I accept that I must appear. I call my boss at home to tell him I will not be at work tomorrow, I have jury duty. His simple response, “Do you really or are you just telling me you do so you can get a day off with pay?” “How dare you say such a thing” I respond, not admitting that he may have received this call regardless of if my number was up or not. I offer to let him call the info number himself if he does not believe me. He only laughs and tells me to have a good time and take a good book. This causes my divergent mind to wonder, how do I know if it is a good book until I have read it and if I have read it, why would I take it just to read it again? Enough of this hopscotch train of rambling questions on life, I have to get to the store before it closes to buy a book and hope that it is good.
As I learned from my exalted time in the US Army, be at your appoint place at the appointed time in the proper uniform or be declared AWOL. I arrived in business attire 15 minutes early at my destination. A (hoped) good book in my pocket. After checking in, I settled in to an uncomfortable, hard plastic chair, one of many arranged in nice, straight rows. The chairs all faced toward the command desk staffed by two ladies who appeared to have accumulated enough years on this earth that they may well have attended said one room school house on the prairie. Then again, I pondered, if they are the ones that assign the numbers and they are the ones that select the numbers, they could keep their number from ever coming up. Could they not live forever if this is so?
Next came a short speech about the rules – when and where lunch would be served, what we could/could not do, where we could/could not go, to whom we could/could not speak to. They instructed us to settle down and settle in. It was explained that as judge needed a jury pool, they would receive a phone call and random numbers would be selected to be sent to the courtroom. More prospective jury members would be sent then was actually needed in case the judge or the lawyers decided that one or more were unacceptable equals to the person or persons being judged. Not peer enough, I assumed. Those not selected would return to the jury pool room to await being reselected for another trek in the majestic halls of justice. However, they would go to the bottom of the list meaning everyone else would have to make their odyssey down said halls before they could be called again. Toward the end of the day, it was explained, some god-like person would decide that no more citizens would be needed to fulfill their civic obligations and everyone still in the jury pool room, regardless of if they had been called or not, would be free to go with the thanks of the court. Although a nice short set of instructions, I nearly nodded off during the 10 minute disorientation (intentional word misuse) on how I should be honored to be selected to be treated like cattle being moved from pen to pen only to be culled from the group and sent to another pen to await my fate.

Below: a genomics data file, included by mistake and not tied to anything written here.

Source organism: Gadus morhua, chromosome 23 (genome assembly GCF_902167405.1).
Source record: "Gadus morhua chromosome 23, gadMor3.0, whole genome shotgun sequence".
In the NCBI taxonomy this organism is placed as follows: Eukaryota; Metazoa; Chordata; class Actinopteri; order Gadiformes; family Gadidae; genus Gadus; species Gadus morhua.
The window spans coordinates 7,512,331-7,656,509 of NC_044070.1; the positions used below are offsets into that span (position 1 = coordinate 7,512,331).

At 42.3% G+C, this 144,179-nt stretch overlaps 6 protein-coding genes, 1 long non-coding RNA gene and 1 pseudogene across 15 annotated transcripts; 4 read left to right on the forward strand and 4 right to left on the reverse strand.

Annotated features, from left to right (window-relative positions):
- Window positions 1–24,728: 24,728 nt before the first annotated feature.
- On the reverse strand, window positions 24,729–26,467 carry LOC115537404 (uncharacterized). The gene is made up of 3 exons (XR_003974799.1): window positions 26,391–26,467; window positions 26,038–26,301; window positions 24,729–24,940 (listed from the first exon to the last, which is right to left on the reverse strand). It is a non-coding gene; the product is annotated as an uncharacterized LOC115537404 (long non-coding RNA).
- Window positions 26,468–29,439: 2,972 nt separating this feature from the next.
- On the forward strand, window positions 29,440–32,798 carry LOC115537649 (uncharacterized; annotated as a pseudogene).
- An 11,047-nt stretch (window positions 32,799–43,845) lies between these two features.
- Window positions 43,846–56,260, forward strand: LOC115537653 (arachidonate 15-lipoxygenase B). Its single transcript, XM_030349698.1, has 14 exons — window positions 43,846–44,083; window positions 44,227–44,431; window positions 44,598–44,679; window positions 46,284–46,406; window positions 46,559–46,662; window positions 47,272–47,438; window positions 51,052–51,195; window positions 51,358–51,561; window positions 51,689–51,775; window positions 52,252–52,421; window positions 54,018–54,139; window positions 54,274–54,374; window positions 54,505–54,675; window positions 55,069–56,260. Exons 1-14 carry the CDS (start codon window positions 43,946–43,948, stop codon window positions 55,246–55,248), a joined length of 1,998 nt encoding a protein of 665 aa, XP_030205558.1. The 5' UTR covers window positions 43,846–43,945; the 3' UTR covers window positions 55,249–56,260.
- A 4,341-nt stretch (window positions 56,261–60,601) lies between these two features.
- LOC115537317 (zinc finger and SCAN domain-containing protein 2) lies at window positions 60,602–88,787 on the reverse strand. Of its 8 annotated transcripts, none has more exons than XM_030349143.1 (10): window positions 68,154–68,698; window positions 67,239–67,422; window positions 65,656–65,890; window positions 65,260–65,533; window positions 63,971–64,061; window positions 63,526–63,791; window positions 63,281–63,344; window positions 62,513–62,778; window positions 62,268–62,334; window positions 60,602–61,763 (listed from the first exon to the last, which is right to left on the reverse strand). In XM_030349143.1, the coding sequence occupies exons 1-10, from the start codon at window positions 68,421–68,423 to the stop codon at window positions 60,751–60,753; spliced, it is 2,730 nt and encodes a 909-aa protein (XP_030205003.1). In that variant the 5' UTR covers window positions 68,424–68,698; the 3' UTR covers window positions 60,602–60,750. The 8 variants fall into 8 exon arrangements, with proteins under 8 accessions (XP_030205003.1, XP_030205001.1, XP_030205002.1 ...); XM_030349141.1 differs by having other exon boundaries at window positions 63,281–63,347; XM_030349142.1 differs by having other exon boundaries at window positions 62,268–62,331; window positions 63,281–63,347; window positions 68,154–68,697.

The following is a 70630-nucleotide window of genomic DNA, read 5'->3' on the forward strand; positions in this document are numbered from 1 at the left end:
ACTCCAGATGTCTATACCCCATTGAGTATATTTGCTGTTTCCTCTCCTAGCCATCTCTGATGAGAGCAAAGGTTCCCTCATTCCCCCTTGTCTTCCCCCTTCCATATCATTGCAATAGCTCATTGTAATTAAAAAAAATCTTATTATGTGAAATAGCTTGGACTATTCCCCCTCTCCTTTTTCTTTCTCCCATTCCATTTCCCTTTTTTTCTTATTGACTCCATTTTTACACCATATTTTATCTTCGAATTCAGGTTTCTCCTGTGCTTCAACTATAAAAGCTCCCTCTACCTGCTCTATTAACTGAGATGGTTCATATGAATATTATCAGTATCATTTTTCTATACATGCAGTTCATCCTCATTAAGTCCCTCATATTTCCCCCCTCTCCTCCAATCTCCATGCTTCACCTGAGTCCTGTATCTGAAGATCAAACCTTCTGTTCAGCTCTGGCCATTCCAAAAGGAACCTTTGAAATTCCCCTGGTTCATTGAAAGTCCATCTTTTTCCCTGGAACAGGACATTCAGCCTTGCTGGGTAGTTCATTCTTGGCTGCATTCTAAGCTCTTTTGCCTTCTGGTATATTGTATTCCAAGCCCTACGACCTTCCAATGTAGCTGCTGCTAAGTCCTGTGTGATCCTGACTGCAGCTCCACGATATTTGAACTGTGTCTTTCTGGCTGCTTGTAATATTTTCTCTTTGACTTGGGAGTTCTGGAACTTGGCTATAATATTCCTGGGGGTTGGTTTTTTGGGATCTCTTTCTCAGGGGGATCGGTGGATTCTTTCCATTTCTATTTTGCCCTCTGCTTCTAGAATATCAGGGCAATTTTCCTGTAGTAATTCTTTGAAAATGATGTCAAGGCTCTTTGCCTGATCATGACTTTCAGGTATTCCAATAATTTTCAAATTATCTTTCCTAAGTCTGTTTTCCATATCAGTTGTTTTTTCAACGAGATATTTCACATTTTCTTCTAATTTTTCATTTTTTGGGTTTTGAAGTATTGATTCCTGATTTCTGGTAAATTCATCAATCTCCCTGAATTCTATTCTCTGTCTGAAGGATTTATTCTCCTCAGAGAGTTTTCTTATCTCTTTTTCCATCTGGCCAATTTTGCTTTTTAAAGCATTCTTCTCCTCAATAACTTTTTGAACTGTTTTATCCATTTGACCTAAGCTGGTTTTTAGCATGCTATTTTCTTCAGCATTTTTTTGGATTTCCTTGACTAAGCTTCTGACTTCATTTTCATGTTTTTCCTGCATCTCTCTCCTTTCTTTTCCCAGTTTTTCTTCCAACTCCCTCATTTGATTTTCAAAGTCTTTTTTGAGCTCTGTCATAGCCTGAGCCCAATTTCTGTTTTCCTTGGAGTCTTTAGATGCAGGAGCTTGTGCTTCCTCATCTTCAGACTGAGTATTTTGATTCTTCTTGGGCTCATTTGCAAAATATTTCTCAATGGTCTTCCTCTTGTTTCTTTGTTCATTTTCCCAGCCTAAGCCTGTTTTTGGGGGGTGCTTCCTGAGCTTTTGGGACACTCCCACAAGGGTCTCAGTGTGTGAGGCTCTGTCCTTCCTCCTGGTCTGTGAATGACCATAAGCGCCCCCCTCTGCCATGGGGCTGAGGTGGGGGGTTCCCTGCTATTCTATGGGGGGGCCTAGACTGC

I started reading my book. Two pages into it, the first group of targets, uh I mean, potential jurists were called. With in that group, I was selected. With my group I started down the dark wood paneled, marbled floored hallways toward our destination. I had to wonder does justice come more fairly in rooms covered with thick natural wood and shiny rock flooring as opposed to the cheap thin stuff used everywhere else? Yes I have to wonder these things. No one else does so it falls to me to seek out the path not taken. Provided the path does not involve physical danger or risk death like mountain climbing, snow skiing, swimming with piranhas or exiting an airplane while still in mid-flight.
My entourage arrived at our target and was admitted to the stately room with high ceilings, wood covered walls and wood benches arranged in rows facing a formidable desk perched high above the rest of the room. Behind the desk sat a noble looking, elderly man in a black robe. Behind him a large oval replica of the Seal of the State of California and flanking the seal, the US and California flags. An assistant to the judge then announces that they will select 12 numbers at random from the 20 or so members present. Those 12 would then be seated in the jury box for questioning by the judge and the lawyers. If anyone was deemed excusable by the legal professionals, to the jury pool room they would travel and a replacement would be selected from the remaining members. Once 12 acceptable members were agreed on, any remaining members would be chased from the room by a burly, gun wielding court bailiff. Chased hell, tell anyone they could go and they would be gone long before the bailiff could put down his jelly filled donut and dig his one bullet from his shirt pocket.